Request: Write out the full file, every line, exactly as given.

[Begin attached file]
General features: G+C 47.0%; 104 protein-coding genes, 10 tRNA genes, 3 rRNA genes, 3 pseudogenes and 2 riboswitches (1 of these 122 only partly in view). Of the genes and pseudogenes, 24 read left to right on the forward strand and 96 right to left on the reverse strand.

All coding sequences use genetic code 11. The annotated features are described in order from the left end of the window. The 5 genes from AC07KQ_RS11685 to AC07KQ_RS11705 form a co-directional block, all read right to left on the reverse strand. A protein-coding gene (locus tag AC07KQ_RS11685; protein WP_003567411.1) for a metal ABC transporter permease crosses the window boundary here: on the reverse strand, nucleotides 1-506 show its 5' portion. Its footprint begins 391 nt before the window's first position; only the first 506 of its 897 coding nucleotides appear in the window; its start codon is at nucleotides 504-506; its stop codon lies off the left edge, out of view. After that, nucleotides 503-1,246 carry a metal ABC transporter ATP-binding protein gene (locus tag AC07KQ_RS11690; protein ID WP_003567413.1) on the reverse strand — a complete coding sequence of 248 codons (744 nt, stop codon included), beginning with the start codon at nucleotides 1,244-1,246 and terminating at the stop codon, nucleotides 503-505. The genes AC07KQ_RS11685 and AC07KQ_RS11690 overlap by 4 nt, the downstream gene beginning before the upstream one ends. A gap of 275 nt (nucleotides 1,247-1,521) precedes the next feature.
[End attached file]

General features: G+C 47.0%; 104 protein-coding genes, 10 tRNA genes, 3 rRNA genes, 3 pseudogenes and 2 riboswitches (1 of these 122 only partly in view). Of the genes and pseudogenes, 24 read left to right on the forward strand and 96 right to left on the reverse strand.

All coding sequences use genetic code 11. The annotated features are described in order from the left end of the window. The 5 genes from AC07KQ_RS11685 to AC07KQ_RS11705 form a co-directional block, all read right to left on the reverse strand. A protein-coding gene (locus tag AC07KQ_RS11685; protein WP_003567411.1) for a metal ABC transporter permease crosses the window boundary here: on the reverse strand, nucleotides 1-506 show its 5' portion. Its footprint begins 391 nt before the window's first position; only the first 506 of its 897 coding nucleotides appear in the window; its start codon is at nucleotides 504-506; its stop codon lies off the left edge, out of view. After that, nucleotides 503-1,246 carry a metal ABC transporter ATP-binding protein gene (locus tag AC07KQ_RS11690; protein ID WP_003567413.1) on the reverse strand — a complete coding sequence of 248 codons (744 nt, stop codon included), beginning with the start codon at nucleotides 1,244-1,246 and terminating at the stop codon, nucleotides 503-505. The genes AC07KQ_RS11685 and AC07KQ_RS11690 overlap by 4 nt, the downstream gene beginning before the upstream one ends. A gap of 275 nt (nucleotides 1,247-1,521) precedes the next feature.